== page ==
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Thread: Save by turning down the thermostat....

  1. #1
    Test, Don't Guess! cacher_chick's Avatar
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    Default Save by turning down the thermostat....

    It's been said time and time again that turning down the thermostat saves money. At what point might this not hold true anymore?

    I have a 1300 sq foot ranch with decent insulation. I have a lot of big windows which are my biggest heat loss. The forced-air natural gas furnace is a 90% efficiency unit, 80K BTU. If I allow the temperature in the house to drop to 58F while I am at work, the furnace has to run about 2 hours before the house is 68F and holding. If I had not turned it down, i'm not sure that it would have run 2 hours cumulatively over the course of the day.

    Obviously there are a lot of things to consider, but I'm wondering what might be the simplest way to determine a what point it no longer becomes worthwhile. If I'm only saving $.30 a day for instance, it might be better for the house to just to maintain the temperature?

    There are obviously some knowledgeable people here, thus I'm interested in hearing other's ideas on how this works.

  2. #2
    Extreme DIY Homeowner Scuba_Dave's Avatar
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    I have all new windows, most walls are still R-7. I do have some R13 in some walls, a 3 season porch on the front corner, a sunroom off the back that is R19 in the walls, 1st floor is about 1500 sq ft now.
    Our Temp falls about 4-8 degrees in 8 hours depending upon outside temps
    I actually turn the heat down to 60 when I am the only one home
    It was 69 degrees when my wife went out about 9am, its still 66 in here - sunny day but its only 25 outside. At times I will even shut the boiler off for the day, other wise it comes on 2-3 times. Probably not a good idea in the winter - since if I forget to turn it back on there could be a problem

    At some point the house will lose heat at a much slower rate.
    You would need an accurate heat loss calc & need to know how much it lost at different temp to figure this out. I just know having a programmable thermostat has saved us a lot on heating
    DIY Handyman (not 4 hire)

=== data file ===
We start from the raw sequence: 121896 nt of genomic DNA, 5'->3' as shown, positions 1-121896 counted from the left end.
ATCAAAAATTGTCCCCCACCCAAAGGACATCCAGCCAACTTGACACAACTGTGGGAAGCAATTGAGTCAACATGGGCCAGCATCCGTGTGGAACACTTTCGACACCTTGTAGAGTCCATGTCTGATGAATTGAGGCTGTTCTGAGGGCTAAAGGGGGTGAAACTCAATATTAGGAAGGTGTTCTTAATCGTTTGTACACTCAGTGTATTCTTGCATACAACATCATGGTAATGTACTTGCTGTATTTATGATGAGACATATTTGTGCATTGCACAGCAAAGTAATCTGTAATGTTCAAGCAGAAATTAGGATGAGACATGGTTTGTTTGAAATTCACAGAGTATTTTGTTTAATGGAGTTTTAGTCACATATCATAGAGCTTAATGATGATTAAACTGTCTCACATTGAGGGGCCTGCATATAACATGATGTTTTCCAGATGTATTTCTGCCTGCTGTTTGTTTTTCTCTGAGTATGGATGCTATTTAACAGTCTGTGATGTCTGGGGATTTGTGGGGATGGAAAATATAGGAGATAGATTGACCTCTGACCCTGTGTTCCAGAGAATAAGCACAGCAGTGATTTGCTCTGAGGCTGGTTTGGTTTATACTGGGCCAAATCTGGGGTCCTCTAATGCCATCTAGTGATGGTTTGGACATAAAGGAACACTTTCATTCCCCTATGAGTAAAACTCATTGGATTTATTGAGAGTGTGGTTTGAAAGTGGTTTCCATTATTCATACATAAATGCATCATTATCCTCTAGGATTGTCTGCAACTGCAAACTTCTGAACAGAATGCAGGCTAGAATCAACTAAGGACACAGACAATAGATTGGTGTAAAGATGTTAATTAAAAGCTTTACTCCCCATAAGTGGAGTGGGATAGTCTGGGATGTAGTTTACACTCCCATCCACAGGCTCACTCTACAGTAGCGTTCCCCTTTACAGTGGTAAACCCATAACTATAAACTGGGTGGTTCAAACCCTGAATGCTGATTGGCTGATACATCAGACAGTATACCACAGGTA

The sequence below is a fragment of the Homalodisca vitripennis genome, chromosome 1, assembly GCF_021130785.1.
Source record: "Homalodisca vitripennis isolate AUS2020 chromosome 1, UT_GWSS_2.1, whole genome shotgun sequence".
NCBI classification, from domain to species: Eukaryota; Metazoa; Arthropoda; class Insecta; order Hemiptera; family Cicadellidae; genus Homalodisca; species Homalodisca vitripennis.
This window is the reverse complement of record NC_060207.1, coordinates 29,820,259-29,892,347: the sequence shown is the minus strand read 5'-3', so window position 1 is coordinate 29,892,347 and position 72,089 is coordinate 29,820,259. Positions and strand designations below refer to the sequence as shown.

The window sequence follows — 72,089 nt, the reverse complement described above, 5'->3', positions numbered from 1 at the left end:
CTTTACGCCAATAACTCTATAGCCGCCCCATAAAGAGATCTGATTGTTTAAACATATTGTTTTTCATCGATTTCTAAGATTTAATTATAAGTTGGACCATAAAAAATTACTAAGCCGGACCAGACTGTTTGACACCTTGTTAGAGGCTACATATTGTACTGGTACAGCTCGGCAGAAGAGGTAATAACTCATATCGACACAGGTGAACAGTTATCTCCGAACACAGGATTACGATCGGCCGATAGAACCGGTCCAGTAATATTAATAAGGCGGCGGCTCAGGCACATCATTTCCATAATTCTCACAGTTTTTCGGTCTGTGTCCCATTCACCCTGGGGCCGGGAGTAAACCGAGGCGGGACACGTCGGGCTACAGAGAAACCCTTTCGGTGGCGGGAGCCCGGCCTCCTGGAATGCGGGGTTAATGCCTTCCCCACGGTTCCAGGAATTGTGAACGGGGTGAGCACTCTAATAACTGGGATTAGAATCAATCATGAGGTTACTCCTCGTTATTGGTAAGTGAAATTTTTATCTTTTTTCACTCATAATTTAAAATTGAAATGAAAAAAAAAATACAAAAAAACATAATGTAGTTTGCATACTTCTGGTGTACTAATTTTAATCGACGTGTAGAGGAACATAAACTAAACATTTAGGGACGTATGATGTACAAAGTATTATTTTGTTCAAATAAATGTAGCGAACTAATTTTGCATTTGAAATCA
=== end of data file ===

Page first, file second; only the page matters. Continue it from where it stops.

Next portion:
I have enough to do to my own house

  3. #3
    Retired Defense Industry Engineer jadnashua's Avatar
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    The bigger the difference in temperature between the inside of the house and the outside, the faster you will lose heat. The better the insulation you have, the the slower the heat transfer, but it still depends on the differential.

    One thing I don't like is if you have the heat turned down longer than you have it at "normal" levels is that the mass of the house can cool off to the average temp. This means the air may get up to temp, but the walls and furniture are that much colder and seem to pull the heat away from you.

    So, yes, lowering the temp when you are not there does save energy, but you have have some comfort issues that could range from minor ot annoying...it depends on the furniture you have, where you like to sit, how cold it is outside, and how long your drop-down period is. I'd have to double-check...it's been awhile since I researched this, but I think it was about 1%/degree/8-hour period savings on average.
    Jim DeBruycker
    Important note - I'm not a pro
    Retired Defense Industry Engineer; Schluter 2.5-day Workshop Completed 2013, 2014

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    Plumber jimbo's Avatar
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    One way to handle this is with a "smart" programmable thermostat, like the Honewell FocusPro 5000 series. They monitor temps, and if you program it to be 70º at 6:00 PM, it figures out what time it has to turn on to be at that temp at the specified time.

  5. #5
    Product R&D for a powertool manufacturer dgold's Avatar
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    Quote Originally Posted by jimbo View Post
    One way to handle this is with a "smart" programmable thermostat, like the Honewell FocusPro 5000 series. They monitor temps, and if you program it to be 70º at 6:00 PM, it figures out what time it has to turn on to be at that temp at the specified time.
    I have two Honeywell RTH7000 programmable thermostats that I bought at Depot or Lowe's about two years ago that do just what Jimbo described. They work especially well with heat pumps because (in the morning for instance) it starts warming the house early enough that the aux heat never comes on. They cost around $100 each, but I feel they're well worth it especially if the auxiliary heating element never comes on. Hope that helps.

  6. #6
    Extreme DIY Homeowner Scuba_Dave's Avatar
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    That's a nice feature
    If my thermostat ever goes I may buy one
    Actually I'll need a 2nd thermostat for another zone soon
    DIY Handyman (not 4 hire)
    I have enough to do to my own house

  7. #7
    Master Plumber Dunbar Plumbing's Avatar
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    Thumbs down

    You can't tell that to old people!


    They've got the heat up to 80 because their skin is like paper. Then they wonder why you're sweating just talking to them.
    Read what the end of this sentence means.

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